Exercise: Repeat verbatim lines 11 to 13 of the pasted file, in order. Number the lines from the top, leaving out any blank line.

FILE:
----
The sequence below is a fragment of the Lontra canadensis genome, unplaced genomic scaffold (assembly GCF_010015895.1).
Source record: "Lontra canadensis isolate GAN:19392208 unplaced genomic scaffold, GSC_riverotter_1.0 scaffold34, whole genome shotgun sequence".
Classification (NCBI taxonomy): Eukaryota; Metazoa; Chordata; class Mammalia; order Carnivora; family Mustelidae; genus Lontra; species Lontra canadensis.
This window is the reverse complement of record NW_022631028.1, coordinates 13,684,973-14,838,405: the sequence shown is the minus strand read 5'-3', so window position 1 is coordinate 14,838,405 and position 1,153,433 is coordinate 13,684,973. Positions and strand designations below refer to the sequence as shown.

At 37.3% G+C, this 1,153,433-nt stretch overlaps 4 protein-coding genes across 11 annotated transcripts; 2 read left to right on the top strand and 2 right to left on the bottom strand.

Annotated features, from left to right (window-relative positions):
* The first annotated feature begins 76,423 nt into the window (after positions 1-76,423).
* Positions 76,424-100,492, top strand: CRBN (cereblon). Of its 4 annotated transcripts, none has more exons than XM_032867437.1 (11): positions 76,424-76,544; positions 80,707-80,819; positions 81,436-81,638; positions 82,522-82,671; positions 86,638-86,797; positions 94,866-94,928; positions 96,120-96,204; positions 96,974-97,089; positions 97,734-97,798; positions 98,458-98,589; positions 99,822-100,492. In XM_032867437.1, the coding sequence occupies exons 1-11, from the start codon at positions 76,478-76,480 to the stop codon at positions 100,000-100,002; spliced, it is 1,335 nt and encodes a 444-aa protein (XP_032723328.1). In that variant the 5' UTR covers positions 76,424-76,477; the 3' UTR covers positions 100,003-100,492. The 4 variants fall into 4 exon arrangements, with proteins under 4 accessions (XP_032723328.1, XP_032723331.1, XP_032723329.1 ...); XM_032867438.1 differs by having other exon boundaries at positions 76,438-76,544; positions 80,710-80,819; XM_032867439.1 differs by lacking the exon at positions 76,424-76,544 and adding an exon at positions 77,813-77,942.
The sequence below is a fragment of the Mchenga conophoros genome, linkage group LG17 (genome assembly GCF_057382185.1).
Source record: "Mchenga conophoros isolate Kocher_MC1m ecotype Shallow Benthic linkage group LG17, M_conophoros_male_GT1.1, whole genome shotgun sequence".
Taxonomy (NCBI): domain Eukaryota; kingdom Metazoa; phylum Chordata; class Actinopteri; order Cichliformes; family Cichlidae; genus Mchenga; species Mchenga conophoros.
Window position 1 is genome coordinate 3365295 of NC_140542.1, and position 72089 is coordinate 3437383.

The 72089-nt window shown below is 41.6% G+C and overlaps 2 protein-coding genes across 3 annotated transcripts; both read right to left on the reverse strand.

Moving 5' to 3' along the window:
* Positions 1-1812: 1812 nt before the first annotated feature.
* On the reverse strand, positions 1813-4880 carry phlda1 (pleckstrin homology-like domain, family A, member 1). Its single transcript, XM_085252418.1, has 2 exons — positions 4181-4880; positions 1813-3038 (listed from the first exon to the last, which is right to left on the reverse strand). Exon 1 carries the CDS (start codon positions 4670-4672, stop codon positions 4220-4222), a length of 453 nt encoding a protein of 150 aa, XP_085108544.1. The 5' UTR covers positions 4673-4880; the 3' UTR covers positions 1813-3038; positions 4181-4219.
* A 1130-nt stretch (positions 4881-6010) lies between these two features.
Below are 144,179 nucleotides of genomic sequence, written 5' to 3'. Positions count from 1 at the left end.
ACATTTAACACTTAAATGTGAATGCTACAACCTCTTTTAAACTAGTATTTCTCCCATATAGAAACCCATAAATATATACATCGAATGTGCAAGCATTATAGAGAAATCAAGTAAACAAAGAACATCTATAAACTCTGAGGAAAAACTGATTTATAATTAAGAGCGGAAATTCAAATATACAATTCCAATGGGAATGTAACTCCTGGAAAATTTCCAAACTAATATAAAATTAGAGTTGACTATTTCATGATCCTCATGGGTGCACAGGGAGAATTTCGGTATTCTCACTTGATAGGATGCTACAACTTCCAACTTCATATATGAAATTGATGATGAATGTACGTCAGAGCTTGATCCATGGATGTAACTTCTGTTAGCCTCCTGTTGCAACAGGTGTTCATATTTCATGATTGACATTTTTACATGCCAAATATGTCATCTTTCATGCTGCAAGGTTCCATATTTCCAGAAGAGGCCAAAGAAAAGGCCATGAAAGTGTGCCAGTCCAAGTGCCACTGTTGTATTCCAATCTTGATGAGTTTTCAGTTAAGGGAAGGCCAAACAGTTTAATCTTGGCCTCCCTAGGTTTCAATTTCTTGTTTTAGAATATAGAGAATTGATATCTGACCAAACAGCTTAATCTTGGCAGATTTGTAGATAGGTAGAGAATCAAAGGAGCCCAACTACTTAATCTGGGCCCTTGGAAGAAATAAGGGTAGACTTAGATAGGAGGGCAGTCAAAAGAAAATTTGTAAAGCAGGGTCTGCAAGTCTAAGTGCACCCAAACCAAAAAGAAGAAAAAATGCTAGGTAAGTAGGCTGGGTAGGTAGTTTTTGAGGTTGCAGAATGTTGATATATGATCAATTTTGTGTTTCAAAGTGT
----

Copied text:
Taxonomy (NCBI): domain Eukaryota; kingdom Metazoa; phylum Chordata; class Actinopteri; order Cichliformes; family Cichlidae; genus Mchenga; species Mchenga conophoros.
Window position 1 is genome coordinate 3365295 of NC_140542.1, and position 72089 is coordinate 3437383.

The 72089-nt window shown below is 41.6% G+C and overlaps 2 protein-coding genes across 3 annotated transcripts; both read right to left on the reverse strand.